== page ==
“I thank you, Father, Lord of heaven and earth, that you have hidden these things from the wise and understanding and revealed them to little children.” So says Jesus (Matt. 11:25). God gives us plenty of signs of His presence. But, He hides them under the ordinary and commonplace. Only faith sees Him as “our refuge and our fortress,” (Introit) and so credits all good to Him as “our strength and support amidst the wearisome changes of this world.” (Collect of the Day) Jesus, His one and only Son with whom He is one, is the greatest sign of God’s presence. He declares Himself to be God among us! But, He came in weakness, as a normal, simple human being. He was “gentle and lowly of heart,” and so didn’t attract those who were considered the best. He didn’t call to Himself the greatest and most influential in Israel. If He were among us today – oh, and He is, isn’t He? – He wouldn’t fill His church with the wisest and kindest, the most successful and influential among us. In fact, His church probably wouldn’t be full. Why not? Because God’s will is to hide His Son. This is Jesus’ yoke, the burden He lays upon us: that He is gentle and lowly, not powerful and great. Boy, if He would only show in great ways His presence! If He regularly kept tree branches from falling on people when I showed up, or rescued them from auto accidents when I was in the car, do you think our church – His church – would grow? You know it would! Why doesn’t He do that, then?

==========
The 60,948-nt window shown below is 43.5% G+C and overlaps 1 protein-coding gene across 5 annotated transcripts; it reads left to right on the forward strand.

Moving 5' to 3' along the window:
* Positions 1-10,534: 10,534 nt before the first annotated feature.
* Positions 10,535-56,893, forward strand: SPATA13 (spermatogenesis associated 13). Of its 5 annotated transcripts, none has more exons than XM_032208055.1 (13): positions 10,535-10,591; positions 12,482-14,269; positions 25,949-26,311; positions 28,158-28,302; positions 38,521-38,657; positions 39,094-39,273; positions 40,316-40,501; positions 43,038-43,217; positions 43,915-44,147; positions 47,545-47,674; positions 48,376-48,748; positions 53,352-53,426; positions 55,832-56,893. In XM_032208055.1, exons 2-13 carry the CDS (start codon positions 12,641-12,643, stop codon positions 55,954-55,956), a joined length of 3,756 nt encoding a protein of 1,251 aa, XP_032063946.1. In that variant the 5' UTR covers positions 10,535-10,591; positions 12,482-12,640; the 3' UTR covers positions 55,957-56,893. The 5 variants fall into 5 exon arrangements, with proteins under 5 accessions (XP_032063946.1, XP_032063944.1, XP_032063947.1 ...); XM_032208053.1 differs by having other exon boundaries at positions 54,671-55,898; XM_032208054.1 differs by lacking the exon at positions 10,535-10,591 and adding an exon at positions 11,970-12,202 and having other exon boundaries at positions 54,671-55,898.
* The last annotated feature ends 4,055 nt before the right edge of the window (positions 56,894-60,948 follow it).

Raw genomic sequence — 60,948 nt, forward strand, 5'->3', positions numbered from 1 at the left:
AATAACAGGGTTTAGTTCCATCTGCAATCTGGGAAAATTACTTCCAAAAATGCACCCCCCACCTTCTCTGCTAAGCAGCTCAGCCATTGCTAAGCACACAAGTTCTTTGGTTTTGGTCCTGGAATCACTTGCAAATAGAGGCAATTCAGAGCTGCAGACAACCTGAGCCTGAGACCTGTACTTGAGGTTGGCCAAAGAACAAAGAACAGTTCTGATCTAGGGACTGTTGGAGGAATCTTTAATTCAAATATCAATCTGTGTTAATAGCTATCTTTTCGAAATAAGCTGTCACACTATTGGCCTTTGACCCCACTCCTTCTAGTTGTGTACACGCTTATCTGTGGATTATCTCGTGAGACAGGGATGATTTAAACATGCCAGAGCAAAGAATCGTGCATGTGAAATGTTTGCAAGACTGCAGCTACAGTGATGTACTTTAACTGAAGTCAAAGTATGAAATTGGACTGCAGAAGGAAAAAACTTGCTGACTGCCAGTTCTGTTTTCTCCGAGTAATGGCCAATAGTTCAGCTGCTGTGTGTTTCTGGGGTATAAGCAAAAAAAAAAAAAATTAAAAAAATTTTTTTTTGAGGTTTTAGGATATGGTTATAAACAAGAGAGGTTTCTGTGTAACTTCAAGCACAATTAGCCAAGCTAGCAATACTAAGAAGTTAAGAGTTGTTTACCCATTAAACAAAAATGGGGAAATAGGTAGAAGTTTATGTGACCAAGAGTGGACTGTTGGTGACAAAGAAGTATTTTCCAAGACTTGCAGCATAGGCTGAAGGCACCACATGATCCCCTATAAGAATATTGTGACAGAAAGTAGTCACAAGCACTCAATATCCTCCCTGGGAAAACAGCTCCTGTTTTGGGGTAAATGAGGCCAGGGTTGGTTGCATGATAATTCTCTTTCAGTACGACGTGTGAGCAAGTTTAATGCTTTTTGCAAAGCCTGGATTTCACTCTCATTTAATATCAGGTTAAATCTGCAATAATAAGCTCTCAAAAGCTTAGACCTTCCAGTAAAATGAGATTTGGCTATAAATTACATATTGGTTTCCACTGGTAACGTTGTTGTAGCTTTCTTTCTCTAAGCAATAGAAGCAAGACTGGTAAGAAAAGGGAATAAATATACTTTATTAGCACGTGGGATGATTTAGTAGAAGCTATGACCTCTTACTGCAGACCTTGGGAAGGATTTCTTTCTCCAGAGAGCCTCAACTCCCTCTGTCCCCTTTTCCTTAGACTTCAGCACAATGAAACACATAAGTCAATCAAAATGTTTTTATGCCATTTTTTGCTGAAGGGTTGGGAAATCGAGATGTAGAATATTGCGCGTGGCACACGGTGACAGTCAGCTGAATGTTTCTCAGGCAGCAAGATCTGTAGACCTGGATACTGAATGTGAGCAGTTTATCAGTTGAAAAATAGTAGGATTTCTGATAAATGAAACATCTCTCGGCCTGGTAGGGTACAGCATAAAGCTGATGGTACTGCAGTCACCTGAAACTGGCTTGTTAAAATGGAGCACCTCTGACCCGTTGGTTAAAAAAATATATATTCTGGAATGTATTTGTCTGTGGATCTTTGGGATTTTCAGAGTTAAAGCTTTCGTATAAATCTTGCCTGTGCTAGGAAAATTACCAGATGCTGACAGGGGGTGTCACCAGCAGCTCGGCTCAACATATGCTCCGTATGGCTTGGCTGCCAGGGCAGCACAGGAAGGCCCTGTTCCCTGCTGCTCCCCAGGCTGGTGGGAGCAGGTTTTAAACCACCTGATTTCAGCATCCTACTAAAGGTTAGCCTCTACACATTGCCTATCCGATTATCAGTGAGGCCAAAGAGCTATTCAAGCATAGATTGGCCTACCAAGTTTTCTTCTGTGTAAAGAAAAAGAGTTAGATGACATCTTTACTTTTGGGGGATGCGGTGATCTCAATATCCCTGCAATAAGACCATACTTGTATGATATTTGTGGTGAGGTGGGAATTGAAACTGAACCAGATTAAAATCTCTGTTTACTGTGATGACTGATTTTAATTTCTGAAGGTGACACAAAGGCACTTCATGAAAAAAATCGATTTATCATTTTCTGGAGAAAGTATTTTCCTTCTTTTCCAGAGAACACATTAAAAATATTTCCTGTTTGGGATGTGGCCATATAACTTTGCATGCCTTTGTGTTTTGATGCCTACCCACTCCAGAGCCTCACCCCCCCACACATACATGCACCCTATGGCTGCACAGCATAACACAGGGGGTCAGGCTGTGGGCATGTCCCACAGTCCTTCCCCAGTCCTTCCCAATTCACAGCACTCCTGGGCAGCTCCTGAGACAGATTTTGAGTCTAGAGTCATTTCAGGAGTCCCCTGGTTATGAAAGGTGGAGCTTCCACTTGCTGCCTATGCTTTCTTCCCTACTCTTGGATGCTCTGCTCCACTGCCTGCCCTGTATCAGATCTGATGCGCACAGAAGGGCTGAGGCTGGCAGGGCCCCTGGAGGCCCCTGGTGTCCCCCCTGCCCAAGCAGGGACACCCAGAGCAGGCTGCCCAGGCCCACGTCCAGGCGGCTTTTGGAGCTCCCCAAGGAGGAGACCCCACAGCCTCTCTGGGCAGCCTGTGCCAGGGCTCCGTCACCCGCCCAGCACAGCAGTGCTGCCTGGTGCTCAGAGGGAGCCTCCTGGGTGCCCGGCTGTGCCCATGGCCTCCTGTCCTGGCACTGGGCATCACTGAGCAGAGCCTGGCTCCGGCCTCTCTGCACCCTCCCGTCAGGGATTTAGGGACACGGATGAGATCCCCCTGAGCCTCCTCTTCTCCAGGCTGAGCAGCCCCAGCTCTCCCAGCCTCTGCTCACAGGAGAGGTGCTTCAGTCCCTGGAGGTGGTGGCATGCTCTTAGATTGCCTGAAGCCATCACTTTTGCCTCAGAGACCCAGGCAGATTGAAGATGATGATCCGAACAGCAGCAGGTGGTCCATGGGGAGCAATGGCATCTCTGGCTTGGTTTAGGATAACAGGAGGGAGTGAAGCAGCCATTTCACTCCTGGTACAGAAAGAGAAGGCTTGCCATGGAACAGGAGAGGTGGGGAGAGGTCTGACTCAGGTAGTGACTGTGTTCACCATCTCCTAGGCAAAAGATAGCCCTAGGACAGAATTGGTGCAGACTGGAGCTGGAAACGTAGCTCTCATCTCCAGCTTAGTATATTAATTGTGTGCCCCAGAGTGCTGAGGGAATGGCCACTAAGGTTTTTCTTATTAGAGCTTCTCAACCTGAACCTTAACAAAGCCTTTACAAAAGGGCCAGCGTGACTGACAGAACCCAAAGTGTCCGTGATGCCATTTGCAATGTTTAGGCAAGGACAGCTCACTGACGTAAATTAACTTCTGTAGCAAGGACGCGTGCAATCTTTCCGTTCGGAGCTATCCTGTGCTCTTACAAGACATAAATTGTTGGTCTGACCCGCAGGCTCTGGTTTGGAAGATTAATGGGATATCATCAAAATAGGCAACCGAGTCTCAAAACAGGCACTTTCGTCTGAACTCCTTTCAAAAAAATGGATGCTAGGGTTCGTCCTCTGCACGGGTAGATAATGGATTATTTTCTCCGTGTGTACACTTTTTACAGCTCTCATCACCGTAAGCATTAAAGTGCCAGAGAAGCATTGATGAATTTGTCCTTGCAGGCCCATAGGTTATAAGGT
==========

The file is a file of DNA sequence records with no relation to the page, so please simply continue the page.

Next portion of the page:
Because Christ’s Church not about me… or you. It’s not about our wisdom and insight in seeing His presence. It’s about Jesus. God offers Him to us as His gift. “All things have been handed over to me by my Father, and no one knows the Son except the Father, and no one knows the Father except the Son and anyone to whom the Son chooses to reveal him.” Boy, what a bold statement! Who does He think He is? God? Yes, He does. The only God, and the only way to God, in fact: “no one knows the Son except the Father, and no one knows the Father except the Son and anyone to whom the Son chooses to reveal him,” Jesus says. But, He won’t work to convince you, or anyone else, of this. He won’t answer every question, or give signs to prove His greatness and so draw you to Him. He’ll be weak and lowly, and let us, His believers, be weak and lowly. He does this to draw to Himself the weak and lowly… and especially those who are weak and lowly in their sin.

It’s a blessing to have such a weak and lowly Savior, one who in many ways seems weak like us and refuses to give signs of His greatness. He is One who will receive lowly sinners and not demand that we find Him by our wisdom or earn His blessing by our goodness. “Come to me, all who labor and are heavy laden, and I will give you rest.” That is His invitation. If you are weak and lowly; if, like the apostle Paul, you struggle with your sinful desires again and again and lament, “I have the desire to do what is right, but not the ability to carry it out. I do not do the good I want, but the evil I do not want is what I keep on doing. Wretched person that I am!” – well, you have a Savior. You are wanted and welcomed by Jesus. Come to Him! Receive Him as He offers Himself to you in the lowliness of His written and spoken Word, and in the Sacrament of His body and blood! You will find rest for your soul.

Again, we pray: Gracious God, our heavenly Father, Your mercy attends us all our days. Be our strength and support amid the wearisome changes of this world, and at life’s end grant us Your promised rest and the full joys of Your salvation; through Jesus Christ, Your Son, our Lord, who lives and reigns with You and the Holy Spirit, one God, now and forever. Amen.